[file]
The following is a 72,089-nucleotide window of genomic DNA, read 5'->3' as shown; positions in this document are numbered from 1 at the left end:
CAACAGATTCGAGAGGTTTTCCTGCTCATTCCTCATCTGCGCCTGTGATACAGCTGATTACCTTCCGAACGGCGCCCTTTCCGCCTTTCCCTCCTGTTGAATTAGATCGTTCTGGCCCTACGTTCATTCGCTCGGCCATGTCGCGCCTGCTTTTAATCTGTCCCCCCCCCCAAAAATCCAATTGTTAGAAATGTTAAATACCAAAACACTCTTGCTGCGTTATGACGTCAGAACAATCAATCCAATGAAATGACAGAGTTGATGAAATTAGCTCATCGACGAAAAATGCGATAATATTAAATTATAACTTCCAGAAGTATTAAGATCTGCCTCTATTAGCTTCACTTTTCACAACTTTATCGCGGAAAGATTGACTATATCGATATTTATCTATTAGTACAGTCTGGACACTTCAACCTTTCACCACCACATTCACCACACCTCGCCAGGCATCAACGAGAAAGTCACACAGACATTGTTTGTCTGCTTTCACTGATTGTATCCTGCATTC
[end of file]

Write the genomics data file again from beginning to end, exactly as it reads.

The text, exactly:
The following is a 72,089-nucleotide window of genomic DNA, read 5'->3' as shown; positions in this document are numbered from 1 at the left end:
CAACAGATTCGAGAGGTTTTCCTGCTCATTCCTCATCTGCGCCTGTGATACAGCTGATTACCTTCCGAACGGCGCCCTTTCCGCCTTTCCCTCCTGTTGAATTAGATCGTTCTGGCCCTACGTTCATTCGCTCGGCCATGTCGCGCCTGCTTTTAATCTGTCCCCCCCCCCAAAAATCCAATTGTTAGAAATGTTAAATACCAAAACACTCTTGCTGCGTTATGACGTCAGAACAATCAATCCAATGAAATGACAGAGTTGATGAAATTAGCTCATCGACGAAAAATGCGATAATATTAAATTATAACTTCCAGAAGTATTAAGATCTGCCTCTATTAGCTTCACTTTTCACAACTTTATCGCGGAAAGATTGACTATATCGATATTTATCTATTAGTACAGTCTGGACACTTCAACCTTTCACCACCACATTCACCACACCTCGCCAGGCATCAACGAGAAAGTCACACAGACATTGTTTGTCTGCTTTCACTGATTGTATCCTGCATTC